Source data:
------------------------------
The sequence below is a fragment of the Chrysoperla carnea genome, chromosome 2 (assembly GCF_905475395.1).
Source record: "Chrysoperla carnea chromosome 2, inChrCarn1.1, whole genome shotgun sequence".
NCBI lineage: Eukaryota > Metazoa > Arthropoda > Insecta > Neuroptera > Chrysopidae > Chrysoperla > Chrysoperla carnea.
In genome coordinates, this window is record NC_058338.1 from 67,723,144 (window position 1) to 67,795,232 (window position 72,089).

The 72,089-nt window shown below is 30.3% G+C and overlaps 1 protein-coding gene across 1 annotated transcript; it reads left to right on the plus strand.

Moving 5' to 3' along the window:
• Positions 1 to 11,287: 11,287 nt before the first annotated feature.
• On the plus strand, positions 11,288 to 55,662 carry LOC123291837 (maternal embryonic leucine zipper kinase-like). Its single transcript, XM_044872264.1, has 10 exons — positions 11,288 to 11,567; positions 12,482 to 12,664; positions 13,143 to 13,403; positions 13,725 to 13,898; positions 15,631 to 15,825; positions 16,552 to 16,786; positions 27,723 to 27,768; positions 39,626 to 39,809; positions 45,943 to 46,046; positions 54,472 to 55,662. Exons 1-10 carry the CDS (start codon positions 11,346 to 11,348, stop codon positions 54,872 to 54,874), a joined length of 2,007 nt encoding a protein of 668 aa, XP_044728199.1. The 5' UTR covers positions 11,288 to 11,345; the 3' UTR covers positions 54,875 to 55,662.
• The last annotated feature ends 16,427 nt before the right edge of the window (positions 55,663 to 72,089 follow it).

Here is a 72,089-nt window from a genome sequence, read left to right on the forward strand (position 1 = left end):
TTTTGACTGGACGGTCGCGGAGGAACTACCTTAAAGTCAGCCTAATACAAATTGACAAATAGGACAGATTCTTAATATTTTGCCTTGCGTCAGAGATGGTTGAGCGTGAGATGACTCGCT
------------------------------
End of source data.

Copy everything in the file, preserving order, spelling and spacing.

The sequence below is a fragment of the Chrysoperla carnea genome, chromosome 2 (assembly GCF_905475395.1).
Source record: "Chrysoperla carnea chromosome 2, inChrCarn1.1, whole genome shotgun sequence".
NCBI lineage: Eukaryota > Metazoa > Arthropoda > Insecta > Neuroptera > Chrysopidae > Chrysoperla > Chrysoperla carnea.
In genome coordinates, this window is record NC_058338.1 from 67,723,144 (window position 1) to 67,795,232 (window position 72,089).

The 72,089-nt window shown below is 30.3% G+C and overlaps 1 protein-coding gene across 1 annotated transcript; it reads left to right on the plus strand.

Moving 5' to 3' along the window:
• Positions 1 to 11,287: 11,287 nt before the first annotated feature.
• On the plus strand, positions 11,288 to 55,662 carry LOC123291837 (maternal embryonic leucine zipper kinase-like). Its single transcript, XM_044872264.1, has 10 exons — positions 11,288 to 11,567; positions 12,482 to 12,664; positions 13,143 to 13,403; positions 13,725 to 13,898; positions 15,631 to 15,825; positions 16,552 to 16,786; positions 27,723 to 27,768; positions 39,626 to 39,809; positions 45,943 to 46,046; positions 54,472 to 55,662. Exons 1-10 carry the CDS (start codon positions 11,346 to 11,348, stop codon positions 54,872 to 54,874), a joined length of 2,007 nt encoding a protein of 668 aa, XP_044728199.1. The 5' UTR covers positions 11,288 to 11,345; the 3' UTR covers positions 54,875 to 55,662.
• The last annotated feature ends 16,427 nt before the right edge of the window (positions 55,663 to 72,089 follow it).

Here is a 72,089-nt window from a genome sequence, read left to right on the forward strand (position 1 = left end):
TTTTGACTGGACGGTCGCGGAGGAACTACCTTAAAGTCAGCCTAATACAAATTGACAAATAGGACAGATTCTTAATATTTTGCCTTGCGTCAGAGATGGTTGAGCGTGAGATGACTCGCT